The etymology of the prefix “pene-” is from the Latin paene meaning “almost.” Pene-enclaves are connected to the mainland by a virtually impassable neck of land. Most of them are located in the mountains. In such cases, the passage to the pene-enclave for all practical purposes is possible only through the territory of the surrounding country. The reason for taking the pene-enclaves into consideration despite the fact that they are not “real” enclaves is that they have similar problems and issues to other enclave types.
A connection can be established by the construction of a costly road or a tunnel, which would effectively disenclave the territory, as happened with Val D’Aran in Spain and Samnaun in Switzerland.
It is possible to question whether the term “exclave” is necessary at all since we already have the term “enclave.” The term “exclave” is necessary for 07-565_03_Ch02.qxd 11/29/07 6:27 AM Page 12
12 Chapter 2
several reasons. First, there are regions that represent mere exclaves. Mere exclaves are such regions that, while being isolated from their mainland, are surrounded by more than one state. Thus, they are not enclaves in relation to other states but merely exclaves in relation to the mainland. Enclave-specific problems stemming from being embedded in a single state may be lacking in such cases (although not necessarily) but the exclave issues caused by isolation from the respective mainland remain. An interesting case in this respect is Kaliningrad. Because of the specific nature of the European Union, Kaliningrad can be technically described as a mere exclave since it borders two states, Poland and Lithuania. On the other hand, both states are members of the European Union so it is quite possible to say that Kaliningrad is a semi-enclave of the EU. This view is reinforced by the fact that the enclave-specific issues of the movement of goods and people lie within the competence of the EU. In general, this term is logically cogent when looked at from the mainland’s side. Once a clear distinction on the points of view is made, the term is not ambiguous anymore. It is useful in understanding the nature of the enclave in the triangular relationship “mainland state–enclave–surrounding state.” In the majority of cases (true enclaves, coastal enclaves, pene-enclaves, with the exception of mere exclaves) the same region represents an enclave in relation to the surrounding state and an exclave in relation to its mainland. Although not directly interchangeable, there are occasions to use both terms, depending on whether one is stressing the relation to either its surrounding state or its mainland. In other words, the use of this or that term would depend on what aspect of an enclave’s relations with the outside world are being discussed. In cases when such distinction is not crucial, the term “enclave” is normally used as a more general and familiar one.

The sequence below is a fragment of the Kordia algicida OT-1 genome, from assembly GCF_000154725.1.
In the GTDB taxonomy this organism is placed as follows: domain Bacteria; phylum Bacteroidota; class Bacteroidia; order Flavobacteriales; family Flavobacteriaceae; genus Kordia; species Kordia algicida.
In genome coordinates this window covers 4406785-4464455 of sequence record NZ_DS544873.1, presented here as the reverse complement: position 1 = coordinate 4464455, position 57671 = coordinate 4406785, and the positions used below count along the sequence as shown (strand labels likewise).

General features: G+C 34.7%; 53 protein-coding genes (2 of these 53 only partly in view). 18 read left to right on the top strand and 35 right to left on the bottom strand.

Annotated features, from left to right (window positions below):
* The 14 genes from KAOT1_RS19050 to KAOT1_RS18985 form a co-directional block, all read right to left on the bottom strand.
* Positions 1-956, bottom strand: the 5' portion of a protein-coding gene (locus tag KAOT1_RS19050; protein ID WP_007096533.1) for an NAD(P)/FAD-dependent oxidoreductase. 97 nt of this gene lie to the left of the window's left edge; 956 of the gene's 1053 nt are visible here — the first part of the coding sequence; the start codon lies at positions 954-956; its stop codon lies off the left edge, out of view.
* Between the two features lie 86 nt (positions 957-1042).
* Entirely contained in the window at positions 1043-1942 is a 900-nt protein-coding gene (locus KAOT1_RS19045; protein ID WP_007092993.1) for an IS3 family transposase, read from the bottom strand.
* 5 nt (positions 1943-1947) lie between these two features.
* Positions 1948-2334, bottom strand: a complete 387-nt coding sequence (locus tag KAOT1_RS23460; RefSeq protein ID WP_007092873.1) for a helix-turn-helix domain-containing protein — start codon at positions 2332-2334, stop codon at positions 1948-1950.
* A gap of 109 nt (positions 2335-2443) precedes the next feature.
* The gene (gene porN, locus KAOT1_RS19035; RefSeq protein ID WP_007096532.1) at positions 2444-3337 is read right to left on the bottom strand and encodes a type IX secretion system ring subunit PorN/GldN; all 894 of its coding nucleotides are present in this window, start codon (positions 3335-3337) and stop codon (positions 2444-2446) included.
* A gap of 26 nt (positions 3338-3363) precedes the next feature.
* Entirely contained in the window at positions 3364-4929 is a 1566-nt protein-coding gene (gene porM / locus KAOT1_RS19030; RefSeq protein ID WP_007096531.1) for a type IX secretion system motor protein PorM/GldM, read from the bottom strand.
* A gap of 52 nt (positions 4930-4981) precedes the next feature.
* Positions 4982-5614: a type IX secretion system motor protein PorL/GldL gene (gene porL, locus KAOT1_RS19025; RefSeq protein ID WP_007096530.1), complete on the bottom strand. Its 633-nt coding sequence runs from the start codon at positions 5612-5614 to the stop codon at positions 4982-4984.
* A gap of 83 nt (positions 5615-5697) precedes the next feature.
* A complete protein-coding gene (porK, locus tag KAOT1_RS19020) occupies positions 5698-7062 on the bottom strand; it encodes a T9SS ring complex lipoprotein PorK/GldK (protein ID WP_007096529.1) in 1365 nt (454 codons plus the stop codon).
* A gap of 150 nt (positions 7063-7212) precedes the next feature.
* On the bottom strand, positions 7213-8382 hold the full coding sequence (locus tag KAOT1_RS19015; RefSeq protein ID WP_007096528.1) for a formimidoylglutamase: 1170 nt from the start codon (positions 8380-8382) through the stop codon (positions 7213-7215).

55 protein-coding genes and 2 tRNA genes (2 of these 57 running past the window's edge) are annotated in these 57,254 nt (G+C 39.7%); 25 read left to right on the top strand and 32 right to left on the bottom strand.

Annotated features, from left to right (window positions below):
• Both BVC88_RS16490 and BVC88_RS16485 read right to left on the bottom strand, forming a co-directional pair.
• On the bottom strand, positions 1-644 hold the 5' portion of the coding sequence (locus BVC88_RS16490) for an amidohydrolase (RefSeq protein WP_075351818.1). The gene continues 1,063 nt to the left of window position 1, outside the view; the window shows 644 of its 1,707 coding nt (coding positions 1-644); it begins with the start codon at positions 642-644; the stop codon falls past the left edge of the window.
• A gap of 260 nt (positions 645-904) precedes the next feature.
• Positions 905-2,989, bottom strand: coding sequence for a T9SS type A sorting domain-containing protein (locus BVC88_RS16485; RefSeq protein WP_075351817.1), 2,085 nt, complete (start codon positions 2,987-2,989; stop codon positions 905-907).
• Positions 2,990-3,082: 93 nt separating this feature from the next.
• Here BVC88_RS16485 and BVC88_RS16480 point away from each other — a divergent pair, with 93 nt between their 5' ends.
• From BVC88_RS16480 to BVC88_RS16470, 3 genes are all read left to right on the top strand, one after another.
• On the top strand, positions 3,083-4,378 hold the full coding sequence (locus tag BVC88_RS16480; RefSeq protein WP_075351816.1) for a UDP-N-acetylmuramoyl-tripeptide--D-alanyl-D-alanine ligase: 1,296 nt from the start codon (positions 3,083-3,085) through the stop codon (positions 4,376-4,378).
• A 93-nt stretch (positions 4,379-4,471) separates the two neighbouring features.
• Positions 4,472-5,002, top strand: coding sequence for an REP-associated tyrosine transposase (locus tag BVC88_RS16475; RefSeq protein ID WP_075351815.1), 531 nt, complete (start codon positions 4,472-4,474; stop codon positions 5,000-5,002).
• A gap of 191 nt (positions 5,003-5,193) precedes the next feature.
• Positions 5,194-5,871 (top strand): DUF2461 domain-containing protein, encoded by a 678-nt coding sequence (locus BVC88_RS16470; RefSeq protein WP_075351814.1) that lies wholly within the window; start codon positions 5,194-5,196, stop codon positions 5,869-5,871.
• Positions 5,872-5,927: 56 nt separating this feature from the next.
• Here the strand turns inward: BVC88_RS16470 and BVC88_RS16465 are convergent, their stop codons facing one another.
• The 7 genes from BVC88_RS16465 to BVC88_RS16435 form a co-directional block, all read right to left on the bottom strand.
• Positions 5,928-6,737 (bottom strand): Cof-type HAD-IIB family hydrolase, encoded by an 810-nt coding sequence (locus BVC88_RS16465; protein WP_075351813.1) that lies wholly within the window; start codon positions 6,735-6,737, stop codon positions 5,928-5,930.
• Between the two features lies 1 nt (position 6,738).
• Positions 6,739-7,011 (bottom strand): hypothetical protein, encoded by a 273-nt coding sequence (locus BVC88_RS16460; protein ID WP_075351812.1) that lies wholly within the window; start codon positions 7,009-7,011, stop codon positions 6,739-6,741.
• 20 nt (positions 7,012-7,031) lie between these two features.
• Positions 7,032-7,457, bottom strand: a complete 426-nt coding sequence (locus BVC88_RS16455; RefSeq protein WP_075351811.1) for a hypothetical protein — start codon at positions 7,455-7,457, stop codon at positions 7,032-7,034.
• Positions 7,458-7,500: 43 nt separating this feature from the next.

Generally, there are three types of exclaves. First, there are a large number of exclaves that are simultaneously enclaves in relation to the state that surrounds them (type 2-1, true enclaves, and type 2-4, pene-enclaves). Second, there are exclaves that are simultaneously semi-enclaves (type 2-2, e.g., Gibraltar, Hong Kong). And, third, there are mere exclaves, that is, entities that are surrounded by more than one foreign state and, consequently, are not enclaves in relation to them (type 2-3, e.g. Nakhichevan, Cabinda).
Mere exclaves may or may not have access to the sea though it is the fact of their separation from the mainland on land that is the decisive factor in deciding their status.